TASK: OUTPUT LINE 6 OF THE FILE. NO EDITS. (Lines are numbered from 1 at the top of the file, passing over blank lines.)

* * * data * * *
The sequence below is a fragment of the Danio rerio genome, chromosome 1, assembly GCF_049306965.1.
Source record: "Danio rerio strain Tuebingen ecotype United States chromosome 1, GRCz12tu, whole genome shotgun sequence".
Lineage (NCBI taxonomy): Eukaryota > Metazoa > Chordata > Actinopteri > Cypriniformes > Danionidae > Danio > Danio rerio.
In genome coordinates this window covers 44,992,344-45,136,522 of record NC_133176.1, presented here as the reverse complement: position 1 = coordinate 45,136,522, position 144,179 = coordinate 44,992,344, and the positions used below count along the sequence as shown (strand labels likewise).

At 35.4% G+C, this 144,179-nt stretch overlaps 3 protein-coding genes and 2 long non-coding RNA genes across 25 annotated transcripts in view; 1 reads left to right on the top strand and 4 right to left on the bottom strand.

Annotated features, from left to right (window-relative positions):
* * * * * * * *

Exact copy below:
Annotated features, from left to right (window-relative positions):